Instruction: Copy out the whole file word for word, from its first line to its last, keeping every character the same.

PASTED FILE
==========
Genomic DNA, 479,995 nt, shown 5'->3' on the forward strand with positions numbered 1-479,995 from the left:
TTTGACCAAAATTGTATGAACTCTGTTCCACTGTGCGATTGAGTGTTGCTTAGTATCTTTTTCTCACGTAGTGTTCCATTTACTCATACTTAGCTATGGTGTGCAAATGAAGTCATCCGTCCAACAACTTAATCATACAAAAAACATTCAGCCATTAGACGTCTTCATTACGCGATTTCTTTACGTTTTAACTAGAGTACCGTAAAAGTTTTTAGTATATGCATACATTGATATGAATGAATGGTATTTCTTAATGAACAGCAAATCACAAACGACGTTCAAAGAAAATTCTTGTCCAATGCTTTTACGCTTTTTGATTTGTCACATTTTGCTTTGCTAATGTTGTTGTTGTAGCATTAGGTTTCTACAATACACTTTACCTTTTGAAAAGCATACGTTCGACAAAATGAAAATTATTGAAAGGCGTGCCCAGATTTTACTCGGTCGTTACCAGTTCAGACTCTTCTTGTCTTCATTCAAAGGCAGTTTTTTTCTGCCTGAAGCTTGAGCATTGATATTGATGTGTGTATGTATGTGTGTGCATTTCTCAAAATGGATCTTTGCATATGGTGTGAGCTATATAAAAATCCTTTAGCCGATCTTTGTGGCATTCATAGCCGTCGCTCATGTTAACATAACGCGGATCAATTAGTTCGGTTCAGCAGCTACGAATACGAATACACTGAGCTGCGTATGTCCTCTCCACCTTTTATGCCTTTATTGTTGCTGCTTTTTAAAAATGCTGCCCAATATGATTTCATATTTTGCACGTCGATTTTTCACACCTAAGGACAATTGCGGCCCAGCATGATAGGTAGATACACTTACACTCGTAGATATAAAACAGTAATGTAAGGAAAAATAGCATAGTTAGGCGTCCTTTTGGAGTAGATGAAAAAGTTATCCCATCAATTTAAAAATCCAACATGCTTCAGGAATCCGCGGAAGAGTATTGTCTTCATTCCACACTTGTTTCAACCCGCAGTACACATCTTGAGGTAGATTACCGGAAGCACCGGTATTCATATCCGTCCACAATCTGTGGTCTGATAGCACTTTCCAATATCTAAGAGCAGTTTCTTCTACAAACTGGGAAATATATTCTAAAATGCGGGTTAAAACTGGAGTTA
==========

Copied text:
Genomic DNA, 479,995 nt, shown 5'->3' on the forward strand with positions numbered 1-479,995 from the left:
TTTGACCAAAATTGTATGAACTCTGTTCCACTGTGCGATTGAGTGTTGCTTAGTATCTTTTTCTCACGTAGTGTTCCATTTACTCATACTTAGCTATGGTGTGCAAATGAAGTCATCCGTCCAACAACTTAATCATACAAAAAACATTCAGCCATTAGACGTCTTCATTACGCGATTTCTTTACGTTTTAACTAGAGTACCGTAAAAGTTTTTAGTATATGCATACATTGATATGAATGAATGGTATTTCTTAATGAACAGCAAATCACAAACGACGTTCAAAGAAAATTCTTGTCCAATGCTTTTACGCTTTTTGATTTGTCACATTTTGCTTTGCTAATGTTGTTGTTGTAGCATTAGGTTTCTACAATACACTTTACCTTTTGAAAAGCATACGTTCGACAAAATGAAAATTATTGAAAGGCGTGCCCAGATTTTACTCGGTCGTTACCAGTTCAGACTCTTCTTGTCTTCATTCAAAGGCAGTTTTTTTCTGCCTGAAGCTTGAGCATTGATATTGATGTGTGTATGTATGTGTGTGCATTTCTCAAAATGGATCTTTGCATATGGTGTGAGCTATATAAAAATCCTTTAGCCGATCTTTGTGGCATTCATAGCCGTCGCTCATGTTAACATAACGCGGATCAATTAGTTCGGTTCAGCAGCTACGAATACGAATACACTGAGCTGCGTATGTCCTCTCCACCTTTTATGCCTTTATTGTTGCTGCTTTTTAAAAATGCTGCCCAATATGATTTCATATTTTGCACGTCGATTTTTCACACCTAAGGACAATTGCGGCCCAGCATGATAGGTAGATACACTTACACTCGTAGATATAAAACAGTAATGTAAGGAAAAATAGCATAGTTAGGCGTCCTTTTGGAGTAGATGAAAAAGTTATCCCATCAATTTAAAAATCCAACATGCTTCAGGAATCCGCGGAAGAGTATTGTCTTCATTCCACACTTGTTTCAACCCGCAGTACACATCTTGAGGTAGATTACCGGAAGCACCGGTATTCATATCCGTCCACAATCTGTGGTCTGATAGCACTTTCCAATATCTAAGAGCAGTTTCTTCTACAAACTGGGAAATATATTCTAAAATGCGGGTTAAAACTGGAGTTA